, Volume 56, Issue 2, pp 549–572 | Cite as

Sexual Concurrency and Contraceptive Use Among Young Adult Women

  • Abigail WeitzmanEmail author
  • Jennifer Barber
  • Yasamin Kusunoki


Leveraging 2.5 years of weekly data from the Relationship Dynamics and Social Life Study, we investigate the relationship between young women’s sexual concurrency and their contraceptive behavior. Specifically, we (1) examine whether young women changed their contraceptive use when switching from one to multiple concurrent sexual partners in the same week; (2) explore the uniformity of contraceptive responses to concurrency across relationship context; and (3) compare the contraceptive behaviors of never-concurrent women with those of ever-concurrent women in weeks when they were not concurrent. Nearly one in five sexually active young women had sex with two or more people in the same week. When they were concurrent, these women’s odds of using any contraception increased threefold, and their odds of using condoms increased fourfold. This pattern of contraceptive adjustments was the same across relationship characteristics, such as duration and exclusivity. Yet when they were not concurrent, ever-concurrent women were less likely to use any contraception and used condoms less consistently than women who were never concurrent. We discuss these findings in the context of ongoing debates about the role of sexual concurrency in STI transmission dynamics.


Sexual concurrency Contraception Sexual health 



This research was made possible with three grants from the National Institute for Child Health and Development (R03HD087422-01, PI Weitzman; and R01HD050329 and R01HD050329-S1, PI Barber); with two population center grants from the National Institute for Child Health and Human Development to the Population Research Center at the University of Texas at Austin (P2CHD042849) and the Population Studies Center at the University of Michigan (R24HD041028); and with a training grant (T32AG000221) from the National Institute for Child Health and Human Development administered through the Population Studies Center at the University of Michigan, where Abigail Weitzman was a postdoctoral fellow. The authors thank Julia Behrman, Monica Caudillo, Yiwen Wang, Elizabeth Ela, and Heather Gatny for their insightful feedback and support of this manuscript along the way.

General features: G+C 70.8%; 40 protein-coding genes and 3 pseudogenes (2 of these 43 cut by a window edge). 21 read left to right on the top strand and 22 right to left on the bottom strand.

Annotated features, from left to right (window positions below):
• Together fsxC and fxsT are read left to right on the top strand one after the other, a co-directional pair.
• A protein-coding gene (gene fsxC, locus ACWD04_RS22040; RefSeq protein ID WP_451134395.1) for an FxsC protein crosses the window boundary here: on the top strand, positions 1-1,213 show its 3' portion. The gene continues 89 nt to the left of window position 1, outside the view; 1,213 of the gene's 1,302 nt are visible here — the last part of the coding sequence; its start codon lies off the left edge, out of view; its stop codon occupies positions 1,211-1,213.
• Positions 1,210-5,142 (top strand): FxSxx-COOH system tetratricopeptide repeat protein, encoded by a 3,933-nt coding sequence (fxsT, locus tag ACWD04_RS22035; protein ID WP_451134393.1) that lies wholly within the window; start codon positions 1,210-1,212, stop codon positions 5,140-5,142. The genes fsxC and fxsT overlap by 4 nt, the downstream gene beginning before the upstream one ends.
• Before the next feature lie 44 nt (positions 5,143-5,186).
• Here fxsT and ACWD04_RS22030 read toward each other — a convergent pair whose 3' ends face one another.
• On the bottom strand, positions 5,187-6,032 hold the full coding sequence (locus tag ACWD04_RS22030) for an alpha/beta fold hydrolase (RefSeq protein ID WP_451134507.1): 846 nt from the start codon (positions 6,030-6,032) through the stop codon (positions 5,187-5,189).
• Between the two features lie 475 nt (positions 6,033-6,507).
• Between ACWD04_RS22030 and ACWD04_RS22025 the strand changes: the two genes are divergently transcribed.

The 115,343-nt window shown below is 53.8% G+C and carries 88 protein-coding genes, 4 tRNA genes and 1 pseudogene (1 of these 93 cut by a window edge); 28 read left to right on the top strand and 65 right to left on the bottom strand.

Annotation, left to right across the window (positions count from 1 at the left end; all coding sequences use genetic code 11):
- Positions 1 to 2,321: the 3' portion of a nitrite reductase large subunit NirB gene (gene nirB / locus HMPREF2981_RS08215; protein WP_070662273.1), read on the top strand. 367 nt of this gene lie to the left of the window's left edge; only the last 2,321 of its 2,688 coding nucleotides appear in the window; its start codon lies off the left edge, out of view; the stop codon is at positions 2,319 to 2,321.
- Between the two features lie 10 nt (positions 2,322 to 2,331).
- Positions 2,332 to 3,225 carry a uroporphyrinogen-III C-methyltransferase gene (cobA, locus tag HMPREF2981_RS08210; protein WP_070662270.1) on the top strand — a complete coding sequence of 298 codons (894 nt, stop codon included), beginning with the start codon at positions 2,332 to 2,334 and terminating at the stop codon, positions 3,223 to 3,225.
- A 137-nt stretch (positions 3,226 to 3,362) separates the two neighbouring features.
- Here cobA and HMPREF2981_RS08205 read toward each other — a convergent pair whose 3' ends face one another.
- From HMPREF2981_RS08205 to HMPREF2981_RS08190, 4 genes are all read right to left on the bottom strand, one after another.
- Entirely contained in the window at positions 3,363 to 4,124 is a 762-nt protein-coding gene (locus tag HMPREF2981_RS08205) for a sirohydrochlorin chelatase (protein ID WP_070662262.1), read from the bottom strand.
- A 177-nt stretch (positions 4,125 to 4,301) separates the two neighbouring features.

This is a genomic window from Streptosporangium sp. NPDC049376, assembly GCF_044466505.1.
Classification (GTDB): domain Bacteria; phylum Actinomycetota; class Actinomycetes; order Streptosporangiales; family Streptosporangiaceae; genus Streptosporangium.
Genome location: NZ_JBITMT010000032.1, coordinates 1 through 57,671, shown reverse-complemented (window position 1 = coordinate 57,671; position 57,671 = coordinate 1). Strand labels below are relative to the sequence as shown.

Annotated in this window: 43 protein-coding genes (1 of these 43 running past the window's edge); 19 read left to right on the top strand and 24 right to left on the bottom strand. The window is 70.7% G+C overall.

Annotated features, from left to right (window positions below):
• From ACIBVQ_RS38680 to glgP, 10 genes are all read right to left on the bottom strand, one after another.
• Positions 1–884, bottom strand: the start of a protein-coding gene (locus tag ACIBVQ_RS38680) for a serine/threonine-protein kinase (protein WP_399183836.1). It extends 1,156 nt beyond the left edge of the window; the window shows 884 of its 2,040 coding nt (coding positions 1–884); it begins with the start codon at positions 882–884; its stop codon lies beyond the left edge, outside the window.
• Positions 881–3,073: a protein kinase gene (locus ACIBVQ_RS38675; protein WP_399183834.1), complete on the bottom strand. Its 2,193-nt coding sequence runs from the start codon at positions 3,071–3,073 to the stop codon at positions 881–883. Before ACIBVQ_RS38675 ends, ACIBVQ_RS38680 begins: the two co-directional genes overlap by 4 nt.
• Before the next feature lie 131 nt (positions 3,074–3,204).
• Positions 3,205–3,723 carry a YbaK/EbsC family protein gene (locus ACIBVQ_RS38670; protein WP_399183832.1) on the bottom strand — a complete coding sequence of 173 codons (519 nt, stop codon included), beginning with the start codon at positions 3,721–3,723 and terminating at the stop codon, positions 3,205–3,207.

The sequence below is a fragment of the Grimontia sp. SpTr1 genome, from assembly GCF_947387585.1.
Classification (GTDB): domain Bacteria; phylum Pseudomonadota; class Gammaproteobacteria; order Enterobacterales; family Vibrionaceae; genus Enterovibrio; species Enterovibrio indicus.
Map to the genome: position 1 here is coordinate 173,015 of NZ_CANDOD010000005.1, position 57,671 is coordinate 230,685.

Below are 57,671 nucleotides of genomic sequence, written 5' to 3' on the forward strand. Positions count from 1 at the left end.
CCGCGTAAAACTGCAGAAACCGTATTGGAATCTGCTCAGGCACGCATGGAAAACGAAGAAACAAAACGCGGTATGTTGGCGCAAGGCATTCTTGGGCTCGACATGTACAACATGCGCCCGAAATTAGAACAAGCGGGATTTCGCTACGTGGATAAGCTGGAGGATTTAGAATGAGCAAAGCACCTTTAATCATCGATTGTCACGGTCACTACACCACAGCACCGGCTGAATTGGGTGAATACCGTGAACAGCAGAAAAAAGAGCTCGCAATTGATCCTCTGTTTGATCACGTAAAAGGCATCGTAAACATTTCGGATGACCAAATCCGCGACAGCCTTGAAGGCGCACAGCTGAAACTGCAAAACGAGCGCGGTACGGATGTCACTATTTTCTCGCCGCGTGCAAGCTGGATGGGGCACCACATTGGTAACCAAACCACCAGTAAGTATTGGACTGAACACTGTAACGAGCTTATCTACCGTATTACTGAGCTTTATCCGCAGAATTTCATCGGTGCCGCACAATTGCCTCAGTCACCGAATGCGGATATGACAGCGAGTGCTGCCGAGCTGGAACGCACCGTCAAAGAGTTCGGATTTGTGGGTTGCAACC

Supplementary material

13524_2019_762_MOESM1_ESM.docx (16 kb)
ESM 1 (DOCX 15.5 kb)


  1. Adimora, A. A., Schoenbach, V. J., Taylor, E. M., Khan, M. R., & Schwartz, R. J. (2011). Concurrent partnerships, nonmonogamous partners, and substance use among women in the United States. American Journal of Public Health, 101, 128–136.CrossRefGoogle Scholar
  2. Andrinopoulos, K., Kerrigan, D., & Ellen, J. M. (2006). Understanding sex partner selection from the perspective of inner-city black adolescents. Perspectives on Sexual and Reproductive Health, 38, 132–138.CrossRefGoogle Scholar
  3. Barber, J. S. (2001). Ideational influences on the transition to parenthood: Attitudes toward childbearing and competing alternatives. Social Psychology Quarterly, 64, 101–127.CrossRefGoogle Scholar
  4. Barber, J. S., Gatny, H., & Kusunoki, Y. (2012). The results of an experiment: Effects of intensive longitudinal data collection on pregnancy and contraceptive use (PSC Research Report 12-781). Ann Arbor: Population Studies Center, University of Michigan.Google Scholar
  5. Barber, J. S., Gatny, H. H., & Yarger, J. (2010, April). Relationship characteristics predicting unintended pregnancies reported in an online weekly survey: Preliminary results. Paper presented at the annual meeting of the Population Association of America, Dallas, TX.Google Scholar
  6. Barber, J. S., Kusunoki, Y., & Gatny, H. H. (2016a). Relationship Dynamics and Social Life (RDSL) Study [Genesee County, Michigan], 2008–2012 [Public and highly restricted-use data]. Ann Arbor, MI: Inter-university Consortium for Political and Social Research [distributor].
  7. Barber, J., Kusunoki, Y., Gatny, H., & Schulz, P. (2016b). Participation in an intensive longitudinal study with weekly web surveys over 2.5 years. Journal of Medical Internet Research, 18(6), e105. CrossRefGoogle Scholar